If you are talking about Bitcoin Core, there is no "master address" for a wallet and are not "all based on a variant of the original key." 

If you are talking about a different Wallet, you'll have to ask in the subsection for that particular wallet. 

There are a number of misconceptions above for Bitcoin Core, btw.  ;-)

morantis
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April 07, 2016, 05:36:55 PM
 #3

Let me explain what I am trying to find.

I download bitcoin client/server, whichever.  The very first time it is run a bitcoin address is generated and that is the actual address for that wallet.  I can then, through the console or a GUI generate more addresses that refer to the same wallet.  They are typically all based on a variant of the original key.  Because the wallet is mine, I can search through and there are several ways to find that first address, most very easy.

What I want to do is find the first address for a server/client that is not mine.  Specifically, I want to get an idea of the volume of BTC or another coin traded on an exchange.  Not a specific exchange, I am going to do this for several and try to get a real idea of the volume of trading that is done in a 24 hours period.  I will use YoBit for an example.  If I go to my wallet on their site, I can create an address for deposit, I assume that this address refers back to their current hot wallet and it is really an address of theirs that I am using.  I deposit BTC there and it shifts into their wallet as part of the hot wallet pool.  They use a MySQL database to associate both the bitcoin address they gave me and my transactions with my account.  If I deposit a single Bitcoin, it is in their hot wallet and their website database tells the website I have a BTC to play with, withdraw, whatever.

Now, if I take the address they gave me and search the blockchain, I will see the single go in and then take off into cyberspace, as part of their hot wallet.  I can watch and track where it goes from there, I can see the address I sent it from originally, but I cannot see any info about the hot wallet and addresses above that address.  I can only see the volume that is on one side of my specific address.  I want to find the hot wallet master original address.  That would show all the volume for the entire wallet.  I am not stupid and do not think that one wallet is all they have and all they ever use or used.  But, I am trying for a simple 24 trading volume and it is very possible that an exchange will only have that one hot wallet in use during that time period.  At least one wallet for exchanges, maybe another for other types of transactions.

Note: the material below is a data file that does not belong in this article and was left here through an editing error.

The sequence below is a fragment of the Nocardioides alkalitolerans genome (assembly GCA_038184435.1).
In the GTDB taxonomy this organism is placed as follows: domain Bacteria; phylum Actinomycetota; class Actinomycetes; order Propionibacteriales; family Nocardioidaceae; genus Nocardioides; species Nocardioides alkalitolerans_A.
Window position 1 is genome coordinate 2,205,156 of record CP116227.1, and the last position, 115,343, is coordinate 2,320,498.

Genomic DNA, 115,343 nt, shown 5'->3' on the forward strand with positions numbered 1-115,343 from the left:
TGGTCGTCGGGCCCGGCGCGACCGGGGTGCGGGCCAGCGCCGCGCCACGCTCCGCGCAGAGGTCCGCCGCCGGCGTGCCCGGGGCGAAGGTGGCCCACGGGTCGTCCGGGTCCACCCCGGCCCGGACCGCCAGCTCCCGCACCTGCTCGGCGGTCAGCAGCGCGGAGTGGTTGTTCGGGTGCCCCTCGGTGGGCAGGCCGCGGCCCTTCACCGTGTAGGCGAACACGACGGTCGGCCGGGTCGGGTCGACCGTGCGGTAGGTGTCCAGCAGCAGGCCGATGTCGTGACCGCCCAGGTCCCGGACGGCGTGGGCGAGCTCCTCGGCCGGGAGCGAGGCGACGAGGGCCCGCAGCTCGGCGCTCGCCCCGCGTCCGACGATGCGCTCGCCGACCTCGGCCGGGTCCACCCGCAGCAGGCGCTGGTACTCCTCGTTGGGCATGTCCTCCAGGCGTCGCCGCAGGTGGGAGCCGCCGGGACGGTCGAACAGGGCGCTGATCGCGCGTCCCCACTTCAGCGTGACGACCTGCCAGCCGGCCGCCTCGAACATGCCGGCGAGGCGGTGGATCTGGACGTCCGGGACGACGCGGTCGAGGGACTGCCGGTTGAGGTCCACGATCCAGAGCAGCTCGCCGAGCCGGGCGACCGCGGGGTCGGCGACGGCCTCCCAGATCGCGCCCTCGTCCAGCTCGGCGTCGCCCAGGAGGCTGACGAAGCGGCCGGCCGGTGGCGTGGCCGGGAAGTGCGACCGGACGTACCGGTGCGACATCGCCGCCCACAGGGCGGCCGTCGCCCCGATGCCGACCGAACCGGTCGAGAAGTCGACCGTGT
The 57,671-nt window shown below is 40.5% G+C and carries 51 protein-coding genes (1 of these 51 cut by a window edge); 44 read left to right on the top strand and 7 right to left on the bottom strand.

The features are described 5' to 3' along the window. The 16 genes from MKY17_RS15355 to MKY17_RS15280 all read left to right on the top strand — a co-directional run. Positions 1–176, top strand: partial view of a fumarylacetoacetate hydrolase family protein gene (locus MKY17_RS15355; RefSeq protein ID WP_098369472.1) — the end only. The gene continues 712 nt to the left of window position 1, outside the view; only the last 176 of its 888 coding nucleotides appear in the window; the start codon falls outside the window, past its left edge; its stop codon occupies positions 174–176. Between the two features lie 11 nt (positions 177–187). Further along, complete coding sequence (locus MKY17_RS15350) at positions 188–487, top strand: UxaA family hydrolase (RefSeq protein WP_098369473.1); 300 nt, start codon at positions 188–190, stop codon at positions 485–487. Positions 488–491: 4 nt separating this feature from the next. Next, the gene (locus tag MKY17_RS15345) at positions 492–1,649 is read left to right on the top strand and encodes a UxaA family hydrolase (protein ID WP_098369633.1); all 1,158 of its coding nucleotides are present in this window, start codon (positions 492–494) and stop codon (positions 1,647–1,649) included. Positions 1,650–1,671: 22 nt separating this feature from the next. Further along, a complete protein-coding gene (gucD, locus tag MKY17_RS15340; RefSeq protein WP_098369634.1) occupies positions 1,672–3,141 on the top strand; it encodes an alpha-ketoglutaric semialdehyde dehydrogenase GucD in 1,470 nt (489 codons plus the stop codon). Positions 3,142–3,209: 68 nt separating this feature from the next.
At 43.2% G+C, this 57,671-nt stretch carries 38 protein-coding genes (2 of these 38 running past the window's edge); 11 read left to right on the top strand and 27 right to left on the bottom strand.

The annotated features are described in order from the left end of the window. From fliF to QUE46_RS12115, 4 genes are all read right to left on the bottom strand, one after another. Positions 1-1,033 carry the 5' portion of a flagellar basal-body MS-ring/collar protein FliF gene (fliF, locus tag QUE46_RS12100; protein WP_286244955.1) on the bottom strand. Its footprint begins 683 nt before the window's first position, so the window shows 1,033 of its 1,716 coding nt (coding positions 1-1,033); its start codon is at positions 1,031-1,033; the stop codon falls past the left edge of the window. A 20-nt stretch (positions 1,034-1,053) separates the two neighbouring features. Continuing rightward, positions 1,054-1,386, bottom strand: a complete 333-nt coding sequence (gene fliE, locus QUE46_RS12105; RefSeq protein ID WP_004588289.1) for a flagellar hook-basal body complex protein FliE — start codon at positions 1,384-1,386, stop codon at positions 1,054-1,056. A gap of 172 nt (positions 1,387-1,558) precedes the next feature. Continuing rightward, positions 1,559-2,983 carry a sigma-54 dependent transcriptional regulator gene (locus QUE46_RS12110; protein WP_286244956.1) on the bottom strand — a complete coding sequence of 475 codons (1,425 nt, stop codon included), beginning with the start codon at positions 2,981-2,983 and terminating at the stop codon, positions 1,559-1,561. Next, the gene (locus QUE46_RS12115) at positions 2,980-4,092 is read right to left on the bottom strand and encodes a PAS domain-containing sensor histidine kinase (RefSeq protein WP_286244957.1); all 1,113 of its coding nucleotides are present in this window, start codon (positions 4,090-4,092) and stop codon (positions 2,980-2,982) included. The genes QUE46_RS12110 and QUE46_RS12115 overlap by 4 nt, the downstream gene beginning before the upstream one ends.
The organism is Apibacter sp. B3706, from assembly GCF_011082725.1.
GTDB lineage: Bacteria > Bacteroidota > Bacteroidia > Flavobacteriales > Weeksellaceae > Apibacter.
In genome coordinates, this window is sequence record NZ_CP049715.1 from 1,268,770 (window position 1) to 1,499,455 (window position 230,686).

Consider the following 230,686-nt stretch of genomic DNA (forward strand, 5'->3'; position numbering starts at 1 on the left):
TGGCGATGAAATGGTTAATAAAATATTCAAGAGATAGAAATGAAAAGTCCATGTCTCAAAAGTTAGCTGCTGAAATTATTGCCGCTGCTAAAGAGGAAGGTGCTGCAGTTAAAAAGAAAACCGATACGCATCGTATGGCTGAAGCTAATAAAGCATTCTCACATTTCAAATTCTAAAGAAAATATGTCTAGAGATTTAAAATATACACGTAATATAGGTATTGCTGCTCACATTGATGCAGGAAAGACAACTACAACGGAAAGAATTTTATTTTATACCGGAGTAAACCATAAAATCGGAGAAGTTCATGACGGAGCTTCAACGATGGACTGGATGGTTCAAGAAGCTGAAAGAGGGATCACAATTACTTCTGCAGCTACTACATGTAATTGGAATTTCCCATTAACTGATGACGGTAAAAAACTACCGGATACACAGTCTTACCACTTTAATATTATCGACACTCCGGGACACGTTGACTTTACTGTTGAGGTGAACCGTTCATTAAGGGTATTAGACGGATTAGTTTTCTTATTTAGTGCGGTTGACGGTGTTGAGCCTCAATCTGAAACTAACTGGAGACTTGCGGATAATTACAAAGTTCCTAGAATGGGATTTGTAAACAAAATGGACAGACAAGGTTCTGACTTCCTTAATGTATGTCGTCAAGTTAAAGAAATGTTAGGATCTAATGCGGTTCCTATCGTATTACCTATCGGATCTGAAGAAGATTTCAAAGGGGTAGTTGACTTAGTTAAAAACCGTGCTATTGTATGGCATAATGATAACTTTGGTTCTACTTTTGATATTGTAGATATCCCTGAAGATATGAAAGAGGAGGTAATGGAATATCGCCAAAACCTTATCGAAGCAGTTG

So, to summarize, using only a generated address, how do I find the master address for a wallet.  I have a small play wallet for gambling, a generated address for it is 1EGQKsjUL4A8GG4tX26dBPFdcRMTDK545R the blockchain shows a small amount in and out for a single transaction I did using that address.  Can anyone here get the addresses above that address.  I can verify them, if so, how did you do it?

If you are talking about Bitcoin Core, there is no "master address" for a wallet and are not "all based on a variant of the original key."  

If you are talking about a different Wallet, you'll have to ask in the subsection for that particular wallet.  

There are a number of misconceptions above for Bitcoin Core, btw.  ;-)



Fair enough, let us say that you are using an API like coinbase, are not all the addresses that you generate based in some way on your original?  Or, if I am locally running bitcoin core and ask the daemon to create another address, how does all of the balance end up in the first address, how are the two addresses linked?
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April 07, 2016, 06:17:04 PM
 #4

Fair enough, let us say that you are using an API like coinbase, are not all the addresses that you generate based in some way on your original?

Please ask your coinbase.info API questions in the Service Discussion sub-forum.  You'll find people that understand that API much better over there than you will here.  I'm not going to try to guess for you how blockchain.info *might* choose to operate.

Or, if I am locally running bitcoin core and ask the daemon to create another address, how does all of the balance end up in the first address, how are the two addresses linked?

The balance does NOT end up in the first address.

The two addresses are NOT linked.

The wallet generates a completely random address every time.  Then it stores the information about that new address in the wallet.dat file (along with all the other addresses that it has previously generated).  The wallet maintains a list of ALL unspent transaction outputs (UTXO) in the entire bitcoin system, and can compare this list of UTXO to the list of addresses stored in the wallet.dat.  It can then sum up all the values associated with all the matching UTXO and display this sum to you as a "balance".

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April 07, 2016, 09:01:00 PM
 #5

I guess that makes sense. I was thinking with a local wallet there is no database, but I was not considering the use of an old fashioned flat file database. The system you described is how I imagined the exchange sites working.
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April 07, 2016, 09:08:23 PM
 #6